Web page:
Signs Your Throttle Body Is Going Bad, and What to Do

Mia Bevacqua
February 16, 2018



The throttle body controls how much are is entering the engine, making sure it’s just right. If your car is showing symptoms of a faulty throttle body, such as reduced power or rough idle, you'll want to get it checked out. 

Here's what to look out for:

1. Your check engine light is on: In an ETC system, the control module constantly monitors throttle body performance. If it detects a problem with the throttle body, it will turn on the check engine light. 

2. You notice a lack of power or poor engine performance: An engine needs air and fuel to make power. If the throttle body isn’t supplying enough air to the engine, you may see a lack of acceleration power and poor engine performance.

3. Your car idles poorly: The amount of air entering the engine affects idle speed and quality. A faulty one can cause rough idle, or it can cause the engine to race at idle. It could also cause the car to stall.

4. Your car is stuck in “limp-home mode”: A problem with the throttle body can result in the car’s computer putting the car into “limp-home mode.” Throttle operation will be limited and the car’s power will be reduced. A “Reduced Power” warning may also appear on the dash.

Get it diagnosed by a professional

What does a throttle body do?

Your engine burns a mixture of air and fuel when it is running. The throttle body controls the amount of air entering the engine; more air means more power, less air means less power. Incorrect air flow can result in poor engine performance, reduced power, poor idling and other problems.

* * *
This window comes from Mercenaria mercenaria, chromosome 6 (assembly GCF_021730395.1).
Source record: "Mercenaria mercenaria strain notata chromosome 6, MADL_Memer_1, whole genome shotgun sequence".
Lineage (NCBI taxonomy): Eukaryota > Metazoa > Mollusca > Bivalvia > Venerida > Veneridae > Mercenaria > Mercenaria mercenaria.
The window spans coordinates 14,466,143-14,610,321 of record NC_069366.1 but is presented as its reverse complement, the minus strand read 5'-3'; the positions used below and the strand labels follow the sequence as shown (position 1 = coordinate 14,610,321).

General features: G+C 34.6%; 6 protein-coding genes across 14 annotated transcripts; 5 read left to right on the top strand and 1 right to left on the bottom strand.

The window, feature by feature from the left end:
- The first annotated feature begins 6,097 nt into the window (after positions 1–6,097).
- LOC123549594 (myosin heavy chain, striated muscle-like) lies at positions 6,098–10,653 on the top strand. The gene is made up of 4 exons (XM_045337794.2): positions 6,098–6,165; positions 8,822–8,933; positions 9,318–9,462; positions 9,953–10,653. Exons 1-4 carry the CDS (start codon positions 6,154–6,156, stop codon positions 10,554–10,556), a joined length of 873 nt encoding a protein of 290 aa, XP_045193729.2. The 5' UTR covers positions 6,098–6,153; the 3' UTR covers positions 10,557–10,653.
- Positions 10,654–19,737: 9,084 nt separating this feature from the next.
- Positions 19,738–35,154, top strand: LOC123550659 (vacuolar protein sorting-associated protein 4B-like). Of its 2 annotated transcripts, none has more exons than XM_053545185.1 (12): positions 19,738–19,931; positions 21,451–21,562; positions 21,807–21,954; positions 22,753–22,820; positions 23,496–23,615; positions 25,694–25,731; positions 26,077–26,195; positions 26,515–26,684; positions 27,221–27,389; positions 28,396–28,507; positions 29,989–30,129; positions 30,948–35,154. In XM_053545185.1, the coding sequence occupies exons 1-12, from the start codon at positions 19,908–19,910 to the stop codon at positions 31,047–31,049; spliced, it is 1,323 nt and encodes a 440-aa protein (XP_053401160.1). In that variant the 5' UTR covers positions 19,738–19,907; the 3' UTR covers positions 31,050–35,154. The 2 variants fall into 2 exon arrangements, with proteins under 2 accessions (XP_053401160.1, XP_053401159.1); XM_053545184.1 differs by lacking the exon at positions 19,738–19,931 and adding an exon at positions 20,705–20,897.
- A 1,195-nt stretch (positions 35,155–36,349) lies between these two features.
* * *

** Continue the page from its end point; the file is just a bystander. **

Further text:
Within the throttle body is a throttle plate, which opens as you press down the gas pedal. The throttle body is located between the air intake assembly and intake manifold.

Until the mid-2000s, the majority of throttle bodies were mechanically controlled. The throttle body was connected directly to the gas pedal by a cable or linkage. When the driver pushed down on the pedal, the cable would pull the throttle plate open, allowing air into the engine.

Throttle bodies on cars made since that time are usually electronically controlled. In an electronic throttle control (ETC) system, an electric motor is used to open and close the throttle plate. The motor is controlled by a computer, called a control module. This may be either a dedicated throttle body module or the powertrain control module. This computer controls the throttle motor based on input from the throttle position sensor and accelerator pedal position sensor.

ETC systems reduce emissions and improve fuel mileage. They also help make other advanced vehicle systems possible, such as adaptive cruise control.

What to do about it

If you’re experiencing some or all of these symptoms, you’ll want to take your car to a certified mechanic for diagnosis. There could be a few different problems with your throttle body. The part could just be dirty — grime can build up inside its housing, pinching off air flow. In this case, it may just need a cleaning.

If the problem is more severe, further diagnosis will be required. Any stored trouble codes will need to be properly diagnosed and the appropriate action taken. This could include the replacement of the throttle body or a related component. On some vehicles, the control module will have to be reprogrammed after throttle body replacement. 

We recommend a complete throttle body service every 30,000 miles. Having it serviced at these intervals will help reduce the chance of any related drivability concerns.

Mia Bevacqua

About the Author

Mia Bevacqua is an automotive expert with ASE Master, L1, L2 and L3 Advanced Level Specialist certification. With 13-plus years of experience in the field, she applies her skills toward writing, consulting and automotive software engineering.

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